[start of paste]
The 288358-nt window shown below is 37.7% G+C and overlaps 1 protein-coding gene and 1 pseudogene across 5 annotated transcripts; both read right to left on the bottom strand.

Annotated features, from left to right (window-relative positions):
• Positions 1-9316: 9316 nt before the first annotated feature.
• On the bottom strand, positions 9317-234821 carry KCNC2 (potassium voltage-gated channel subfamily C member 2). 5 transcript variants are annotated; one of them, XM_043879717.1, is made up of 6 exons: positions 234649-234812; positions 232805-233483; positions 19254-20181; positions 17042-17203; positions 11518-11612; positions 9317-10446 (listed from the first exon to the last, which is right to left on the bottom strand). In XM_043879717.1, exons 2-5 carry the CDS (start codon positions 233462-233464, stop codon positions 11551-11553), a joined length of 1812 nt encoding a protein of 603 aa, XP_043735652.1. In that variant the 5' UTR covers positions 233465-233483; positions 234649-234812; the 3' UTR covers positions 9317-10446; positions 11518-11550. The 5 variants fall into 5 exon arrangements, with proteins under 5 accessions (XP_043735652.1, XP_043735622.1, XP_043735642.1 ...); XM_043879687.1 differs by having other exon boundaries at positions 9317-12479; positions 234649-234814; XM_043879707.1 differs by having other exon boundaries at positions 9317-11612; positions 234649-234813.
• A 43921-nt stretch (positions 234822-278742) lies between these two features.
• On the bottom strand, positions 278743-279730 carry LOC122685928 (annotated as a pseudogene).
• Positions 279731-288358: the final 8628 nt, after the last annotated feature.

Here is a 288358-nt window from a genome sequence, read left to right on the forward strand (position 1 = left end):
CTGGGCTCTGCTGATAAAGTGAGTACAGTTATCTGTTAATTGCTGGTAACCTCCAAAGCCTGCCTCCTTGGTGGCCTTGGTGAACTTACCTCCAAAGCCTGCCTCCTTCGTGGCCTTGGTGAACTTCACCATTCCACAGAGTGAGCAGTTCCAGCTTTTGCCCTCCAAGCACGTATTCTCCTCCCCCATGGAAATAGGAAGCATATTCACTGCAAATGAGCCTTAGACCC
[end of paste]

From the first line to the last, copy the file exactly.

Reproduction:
The 288358-nt window shown below is 37.7% G+C and overlaps 1 protein-coding gene and 1 pseudogene across 5 annotated transcripts; both read right to left on the bottom strand.

Annotated features, from left to right (window-relative positions):
• Positions 1-9316: 9316 nt before the first annotated feature.
• On the bottom strand, positions 9317-234821 carry KCNC2 (potassium voltage-gated channel subfamily C member 2). 5 transcript variants are annotated; one of them, XM_043879717.1, is made up of 6 exons: positions 234649-234812; positions 232805-233483; positions 19254-20181; positions 17042-17203; positions 11518-11612; positions 9317-10446 (listed from the first exon to the last, which is right to left on the bottom strand). In XM_043879717.1, exons 2-5 carry the CDS (start codon positions 233462-233464, stop codon positions 11551-11553), a joined length of 1812 nt encoding a protein of 603 aa, XP_043735652.1. In that variant the 5' UTR covers positions 233465-233483; positions 234649-234812; the 3' UTR covers positions 9317-10446; positions 11518-11550. The 5 variants fall into 5 exon arrangements, with proteins under 5 accessions (XP_043735652.1, XP_043735622.1, XP_043735642.1 ...); XM_043879687.1 differs by having other exon boundaries at positions 9317-12479; positions 234649-234814; XM_043879707.1 differs by having other exon boundaries at positions 9317-11612; positions 234649-234813.
• A 43921-nt stretch (positions 234822-278742) lies between these two features.
• On the bottom strand, positions 278743-279730 carry LOC122685928 (annotated as a pseudogene).
• Positions 279731-288358: the final 8628 nt, after the last annotated feature.

Here is a 288358-nt window from a genome sequence, read left to right on the forward strand (position 1 = left end):
CTGGGCTCTGCTGATAAAGTGAGTACAGTTATCTGTTAATTGCTGGTAACCTCCAAAGCCTGCCTCCTTGGTGGCCTTGGTGAACTTACCTCCAAAGCCTGCCTCCTTCGTGGCCTTGGTGAACTTCACCATTCCACAGAGTGAGCAGTTCCAGCTTTTGCCCTCCAAGCACGTATTCTCCTCCCCCATGGAAATAGGAAGCATATTCACTGCAAATGAGCCTTAGACCC